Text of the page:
Because less than 20 percent of U.S. evangelical, Catholic, and mainline churches have any budget for marriage ministry,” that low 2015 number isn’t surprising. Connecting and sharing resources between churches is an absolute game-changer.

For example, consider Watermark Church in Dallas. Their intentionality to strengthen marriage in Dallas is, like Communio’s efforts in Jacksonville, a model other churches can and should follow.  In the last decade, over 100,000 people have participated in the church’s re|engage” program in the Dallas-Fort Worth Metroplex, a program that intends to change the way marriage is done in the area. And, Watermark is sharing its program widely. Chances are, there’s a church in your area that’s been trained in and is employing re|engage.

What’s happening in Jacksonville and Dallas embody an important truth summed up by Communio’s executive director J. P. De Gance, who was my guest on the BreakPoint podcast: “The federal government cannot fix marriage, but churches can.”

Indeed, we can, if we decide to light a candle instead of merely cursing the darkness. If, we do not succumb to what Jacques Ellul called the “political illusion,” which is the tendency to look to the government to fix all of our problems, and instead employ the vast network and personalized potential of the Church to the hurting and lost, we can make an incredible difference.

Strengthening marriage and the family is a task God has assigned to the Church. Delegating that task to any other institution is not only a dereliction of duty, it’s a failing proposition. And, the efforts of Communio and Watermark remind us that this task is not easy, but it is doable.

Download MP3 Audio Here

 

The Gift of Children

And God blessed them [granting them certain authority] and said to them, “Be fruitful, multiply, and fill the earth, and subjugate it [putting it under your power]; and rule over (dominate) the fish of the sea, the birds of the air, and every living thing that moves upon the earth.”  Genesis 1:28 (AMP)

Garth Brooks famously wrote a song entitled “Unanswered Prayer”  with the line “Some of God’s greatest gift are unanswered prayer” I would argue that God’s greatest gift (apart from Christ 2 Corinthians 9:15) is described in the verse above; children. I thank him daily for my daughters and step-sons. – Mike

BreakPoint Daily

The Gift of Children

A Call to Love, Sacrifice, and Hope

by:  &  G. Shane Morris –  14 Nov 2019

A recent open letter from the Alliance of World Scientists began this way: “We declare, with more than 11,000 scientist signatories from around the world…that planet Earth is facing a climate emergency.”

The letter is filled with urgent language and what the authors consider irrefutable proof that human beings are destroying the planet.

And, they offer their prescription. In addition to emissions reductions, renewable energy, and carbon taxes, the authors think it’s time to say “no” to children.

World population, they write, “must be stabilized—and ideally, gradually reduced…” To this end, they urge governments and international bodies to make “family-planning services”—including abortion—“available to all people…”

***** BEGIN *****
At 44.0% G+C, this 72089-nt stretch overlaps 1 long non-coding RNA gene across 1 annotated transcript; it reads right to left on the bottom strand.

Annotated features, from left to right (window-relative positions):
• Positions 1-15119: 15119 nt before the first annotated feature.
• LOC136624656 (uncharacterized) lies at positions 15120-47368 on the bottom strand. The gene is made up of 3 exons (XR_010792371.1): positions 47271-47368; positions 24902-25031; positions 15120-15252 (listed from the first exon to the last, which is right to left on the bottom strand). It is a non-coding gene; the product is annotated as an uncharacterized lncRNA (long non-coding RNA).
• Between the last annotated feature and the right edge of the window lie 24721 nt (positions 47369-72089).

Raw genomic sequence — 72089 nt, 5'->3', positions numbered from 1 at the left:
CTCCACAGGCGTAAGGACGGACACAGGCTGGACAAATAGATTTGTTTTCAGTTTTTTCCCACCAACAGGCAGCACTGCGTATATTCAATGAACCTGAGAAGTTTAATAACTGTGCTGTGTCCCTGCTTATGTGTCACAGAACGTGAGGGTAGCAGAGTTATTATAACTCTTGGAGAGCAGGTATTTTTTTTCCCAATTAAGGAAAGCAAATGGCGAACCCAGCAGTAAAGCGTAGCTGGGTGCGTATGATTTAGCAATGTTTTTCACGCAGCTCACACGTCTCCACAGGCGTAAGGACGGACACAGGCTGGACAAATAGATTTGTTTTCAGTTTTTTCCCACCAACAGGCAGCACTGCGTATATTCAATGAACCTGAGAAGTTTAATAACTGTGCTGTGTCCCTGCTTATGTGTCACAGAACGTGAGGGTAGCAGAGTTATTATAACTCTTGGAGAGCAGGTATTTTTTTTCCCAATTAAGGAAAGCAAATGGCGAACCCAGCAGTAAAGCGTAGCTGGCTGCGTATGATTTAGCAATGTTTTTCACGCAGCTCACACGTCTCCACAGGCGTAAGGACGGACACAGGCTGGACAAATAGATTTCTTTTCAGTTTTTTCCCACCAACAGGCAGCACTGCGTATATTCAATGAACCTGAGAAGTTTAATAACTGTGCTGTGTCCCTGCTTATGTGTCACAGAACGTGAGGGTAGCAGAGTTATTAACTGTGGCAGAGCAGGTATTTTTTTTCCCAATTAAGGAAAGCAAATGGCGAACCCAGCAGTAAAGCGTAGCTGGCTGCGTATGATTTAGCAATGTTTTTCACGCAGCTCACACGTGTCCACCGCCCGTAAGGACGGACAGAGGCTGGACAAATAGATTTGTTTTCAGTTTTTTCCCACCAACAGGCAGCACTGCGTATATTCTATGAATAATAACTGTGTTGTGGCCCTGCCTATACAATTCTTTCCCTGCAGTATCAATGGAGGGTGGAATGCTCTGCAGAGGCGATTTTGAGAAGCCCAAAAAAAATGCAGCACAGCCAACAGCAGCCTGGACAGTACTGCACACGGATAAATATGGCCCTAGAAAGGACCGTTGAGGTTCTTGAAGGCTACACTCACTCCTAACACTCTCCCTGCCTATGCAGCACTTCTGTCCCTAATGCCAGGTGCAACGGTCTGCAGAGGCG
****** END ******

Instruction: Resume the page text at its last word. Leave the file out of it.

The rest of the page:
If that sounds like a call for state-run population control, it is.

Ironically, the call comes at a time when developed nations are already saying “no” to children at an unprecedented rate, and not for environmental reasons. In fact, an increasing number of demographers are now convinced that we’re on the brink of a global population bust. As we’ve pointed out many times on BreakPoint, a childless society brings devastating economic, social, and spiritual consequences.

In a survey reported last year in the New York Times, one of the main reasons young respondents give for wanting fewer children (or none at all) was a desire for more leisure time. As one young woman put it, she’d rather be traveling with her fiance, focusing on her job and education, and “playing with her cats,” than having kids.

Increasingly in a culture habituated toward self-interest and sexual freedom, children are viewed as curses rather than blessings, as obstacles to achieving dreams, finding happiness, and even to keeping the planet cool.

Against this backdrop, the Christian view of children as gifts from God is as counter-cultural as it gets. Yet counter-cultural is exactly what the Church is called to be right now, especially in how we welcome and talk about the next generation.

The newest statement from Evangelicals and Catholics Together—an initiative Chuck Colson co-founded with Fr. Richard John Neuhaus years ago—points the way forward. It’s called “The Gift of Children,” and it’s a bold and detailed reminder of how God views little ones. It’s also the kind of statement that’s bound to offend modern sensibilities:

“As Evangelicals and Catholics,” the statement reads, “we agree that a society in which nearly all fertile women are, in one form or another, rendered infertile by contraceptive technologies…reflects a profoundly disordered view of sex, children, human nature, and environmental responsibility.”

Increasingly today, couples are forced to justify their desire to have children, but this statement insists that parenthood is “the most natural of things.” It’s also worth sacrifices—even if it means fewer zeros on a paycheck, less square footage in a house, or fewer cars in the garage.

More fundamentally, the statement proclaims, the birth of a child is “charged with transcendent meaning.” Children are living affirmations that God’s creation is good, and they compel us, like nothing else in life, “to serve a future we cannot control” and to trust that God is not yet finished with this world.

“The Gift of Children” offers the radically counter-cultural understanding of children that is needed right now. More importantly, it’s a challenge to the Church, to conform ourselves to our professed beliefs—to bear witness, through welcoming new life, to the love of the God who gave us life.

I hope you’ll read it in full and share it with your friends, your family, and your pastor, and use it to spark a long overdue discussion.